There is no good screening test for lung cancer like there is for breast or colon cancer. The most effective way to treat lung cancer is to prevent it. The most common cause and modifiable risk factor associated with lung cancer is overwhelmingly cigarette smoking. Smoking cessation is perhaps the single biggest way to improve health of the average American and the most important way to reduce the burden of disease and cost of healthcare.

Smoking negatively affects every bodily organ. The symptoms of lung cancer can be rather vague but include weight loss, cough, bloody cough, shortness of breath, and chest pain. The testing of lung cancer involves chest x-ray, CAT scan of the chest and often invasive testing such as bronchoscopy or biopsy.

Breast Cancer: This is the most common cancer diagnosed in women. The symptoms of breast cancer are not very specific but can include breast lumps, nipple discharge, rash, lumps in the armpit, nipple inversion, and skin dimpling of the breast. The vast majority of breast pain is not from cancer although many women are immediately concerned about this if they experience breast pain.

The emphasis of breast cancer treatment has shifted towards prevention and early screening. This has caused the number of cases diagnosed each year to dramatically increase; however, many of these are very early stage or pre-cancerous lesions. Mammogram and breast examination are the primary means of screening the general population and generally begin around age 40.

Colon and Rectal Cancer: Colorectal cancer is the third most common type of cancer diagnosed in women and is also the third most common cause of death from cancer in women. Fortunately, there are many very effective treatments for colorectal cancer if it is detected early. This is the rationale behind the mass screening guidelines in place.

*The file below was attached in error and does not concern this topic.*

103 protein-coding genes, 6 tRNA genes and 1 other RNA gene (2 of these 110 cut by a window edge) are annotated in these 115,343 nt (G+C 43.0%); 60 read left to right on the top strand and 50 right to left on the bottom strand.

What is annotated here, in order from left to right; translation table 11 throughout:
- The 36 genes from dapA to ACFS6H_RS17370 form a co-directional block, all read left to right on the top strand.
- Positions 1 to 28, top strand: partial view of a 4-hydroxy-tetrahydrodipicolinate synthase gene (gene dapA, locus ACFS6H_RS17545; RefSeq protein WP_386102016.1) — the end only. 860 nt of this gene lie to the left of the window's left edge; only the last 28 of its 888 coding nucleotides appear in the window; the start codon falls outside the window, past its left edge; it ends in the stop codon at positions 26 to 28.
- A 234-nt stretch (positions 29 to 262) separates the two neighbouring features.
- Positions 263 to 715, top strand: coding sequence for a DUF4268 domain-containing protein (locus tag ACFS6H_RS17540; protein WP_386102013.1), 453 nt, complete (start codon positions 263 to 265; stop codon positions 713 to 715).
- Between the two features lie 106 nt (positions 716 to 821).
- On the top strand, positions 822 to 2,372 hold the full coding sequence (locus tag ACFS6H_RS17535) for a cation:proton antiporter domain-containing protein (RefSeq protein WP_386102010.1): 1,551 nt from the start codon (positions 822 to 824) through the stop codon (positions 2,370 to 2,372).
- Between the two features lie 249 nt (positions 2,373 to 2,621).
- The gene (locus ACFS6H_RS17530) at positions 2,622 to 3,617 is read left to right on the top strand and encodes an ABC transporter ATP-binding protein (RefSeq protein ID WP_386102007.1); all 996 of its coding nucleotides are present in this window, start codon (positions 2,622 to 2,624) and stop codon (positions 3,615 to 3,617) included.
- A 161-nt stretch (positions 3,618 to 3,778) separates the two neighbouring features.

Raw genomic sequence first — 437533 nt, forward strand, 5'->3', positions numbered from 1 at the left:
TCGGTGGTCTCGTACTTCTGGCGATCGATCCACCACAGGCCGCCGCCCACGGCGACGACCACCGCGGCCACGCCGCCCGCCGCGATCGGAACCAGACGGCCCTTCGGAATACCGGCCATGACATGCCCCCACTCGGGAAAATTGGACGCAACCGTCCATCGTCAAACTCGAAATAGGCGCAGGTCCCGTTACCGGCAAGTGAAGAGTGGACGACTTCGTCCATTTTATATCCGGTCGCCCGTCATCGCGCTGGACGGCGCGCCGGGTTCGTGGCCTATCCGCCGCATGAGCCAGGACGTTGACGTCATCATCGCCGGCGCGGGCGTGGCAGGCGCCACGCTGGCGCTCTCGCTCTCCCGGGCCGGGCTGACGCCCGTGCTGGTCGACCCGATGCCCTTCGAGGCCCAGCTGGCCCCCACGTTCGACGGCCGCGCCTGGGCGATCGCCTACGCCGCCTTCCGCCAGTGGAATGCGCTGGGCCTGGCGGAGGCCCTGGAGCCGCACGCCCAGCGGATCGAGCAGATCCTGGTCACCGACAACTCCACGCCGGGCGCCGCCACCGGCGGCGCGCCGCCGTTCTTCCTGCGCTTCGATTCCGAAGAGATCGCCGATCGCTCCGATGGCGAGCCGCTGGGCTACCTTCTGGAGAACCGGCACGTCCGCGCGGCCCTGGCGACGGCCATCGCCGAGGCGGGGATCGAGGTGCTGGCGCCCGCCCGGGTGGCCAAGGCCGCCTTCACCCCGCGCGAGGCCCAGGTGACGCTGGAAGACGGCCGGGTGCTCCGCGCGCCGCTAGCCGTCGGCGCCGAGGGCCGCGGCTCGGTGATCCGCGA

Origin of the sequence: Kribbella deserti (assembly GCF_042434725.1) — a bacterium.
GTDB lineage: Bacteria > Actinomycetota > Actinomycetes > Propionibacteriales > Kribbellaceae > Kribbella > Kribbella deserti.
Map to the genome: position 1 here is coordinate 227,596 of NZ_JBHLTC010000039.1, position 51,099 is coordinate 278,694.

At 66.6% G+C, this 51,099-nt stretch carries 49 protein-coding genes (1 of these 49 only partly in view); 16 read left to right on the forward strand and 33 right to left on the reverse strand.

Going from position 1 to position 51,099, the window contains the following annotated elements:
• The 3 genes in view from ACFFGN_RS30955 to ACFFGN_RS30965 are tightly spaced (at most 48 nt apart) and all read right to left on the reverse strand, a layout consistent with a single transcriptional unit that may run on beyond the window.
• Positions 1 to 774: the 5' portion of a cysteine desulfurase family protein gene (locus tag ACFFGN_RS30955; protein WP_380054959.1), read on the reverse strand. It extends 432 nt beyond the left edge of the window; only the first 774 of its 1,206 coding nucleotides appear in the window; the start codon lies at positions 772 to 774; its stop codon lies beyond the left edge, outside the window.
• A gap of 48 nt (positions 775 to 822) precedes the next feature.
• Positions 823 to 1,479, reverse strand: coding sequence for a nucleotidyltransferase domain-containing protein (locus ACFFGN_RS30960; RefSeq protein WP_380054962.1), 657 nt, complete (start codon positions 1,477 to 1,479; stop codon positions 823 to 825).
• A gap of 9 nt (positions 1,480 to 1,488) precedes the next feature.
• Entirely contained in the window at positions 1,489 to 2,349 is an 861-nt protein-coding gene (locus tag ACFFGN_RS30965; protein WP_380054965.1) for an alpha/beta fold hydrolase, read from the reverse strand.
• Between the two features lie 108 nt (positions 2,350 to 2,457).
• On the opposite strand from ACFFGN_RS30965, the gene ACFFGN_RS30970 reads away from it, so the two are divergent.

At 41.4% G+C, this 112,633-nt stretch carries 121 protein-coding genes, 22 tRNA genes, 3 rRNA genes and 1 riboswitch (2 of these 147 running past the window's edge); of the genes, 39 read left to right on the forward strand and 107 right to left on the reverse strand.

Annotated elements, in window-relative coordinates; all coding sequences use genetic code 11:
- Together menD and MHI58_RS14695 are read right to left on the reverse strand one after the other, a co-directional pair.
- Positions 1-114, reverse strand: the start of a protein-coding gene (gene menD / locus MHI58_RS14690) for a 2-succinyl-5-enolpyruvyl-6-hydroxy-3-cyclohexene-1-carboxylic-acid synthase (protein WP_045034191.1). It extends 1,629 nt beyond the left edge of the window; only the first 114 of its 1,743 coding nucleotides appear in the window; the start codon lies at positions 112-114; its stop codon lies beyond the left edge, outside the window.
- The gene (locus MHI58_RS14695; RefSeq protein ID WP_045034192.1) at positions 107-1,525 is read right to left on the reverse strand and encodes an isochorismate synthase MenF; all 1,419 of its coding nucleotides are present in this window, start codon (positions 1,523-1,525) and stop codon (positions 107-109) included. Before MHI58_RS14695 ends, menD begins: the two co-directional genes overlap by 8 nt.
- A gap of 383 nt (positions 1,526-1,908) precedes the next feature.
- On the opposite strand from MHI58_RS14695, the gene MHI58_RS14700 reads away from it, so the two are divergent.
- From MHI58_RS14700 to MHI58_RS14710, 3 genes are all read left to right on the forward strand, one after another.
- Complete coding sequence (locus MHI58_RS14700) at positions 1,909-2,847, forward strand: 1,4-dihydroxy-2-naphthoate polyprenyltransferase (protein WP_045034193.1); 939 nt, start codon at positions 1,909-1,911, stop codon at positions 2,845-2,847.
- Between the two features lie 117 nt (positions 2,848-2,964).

In the average-risk person without symptoms, screening should begin at the age of 50 with a colonoscopy at least every ten years and annual fecal occult blood testing. Symptoms of colon or rectal cancer can be vague but any passage of blood from the rectum is considered a red flag symptom and should prompt further investigation. Other symptoms include weight loss, abdominal pain, and changes in bowel habits such as constipation, straining, and very thin caliber stools.

Screening guidelines for all cancers, including colorectal cancer, evolve over time. Each person should discuss their risk with their physician.

Uterine Cancer: The fourth most common cancer diagnosed in women in the United States involves the lining of the uterus. Cancers in this area have relatively few symptoms early on. Any post-menopausal bleeding, bleeding after intercourse or unusual pattern of bleeding should prompt notification of your physician for further investigation.

Pancreatic Cancer: Cancer of the pancreas is the fourth most common cause of death from cancer among women in the United States. Symptoms of pancreatic cancer can vary based upon the location of the cancer and the type of pancreatic cancer. Unexplained weight loss, abdominal pain, jaundice, and vomiting might all occur with pancreatic cancer. Unfortunately there is no screening test for cancer of the pancreas and many are found only after they have been present for some time and have already spread to another part of the body. If any of these symptoms occur they should be brought to the attention of your doctor for further attention.

REFERENCES:

  1. apps.nccd.cdc.gov/uscs/toptencancers.aspx#All
  2. Diagnosing cancer in the symptomatic patient. Salzman BE, Lamb K, Olszewski RF, Tully A, Studdiford J. Prim Care. 2009 Dec;36(4):651-70; table of contents. Review. PMID: 19913180
  3. Abeloff, M.D. (2008). Abeloff: Abeloff’s Clinical Oncology, 4th ed. Philadelphia, PA: Churchill Livingstone – Elsevier
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  5. www.womenshealth.gov/breast-cancer/what-is-breast-cancer/
  6. This article was originally published on September 3, 2012 and last revision and update was 9/4/2015.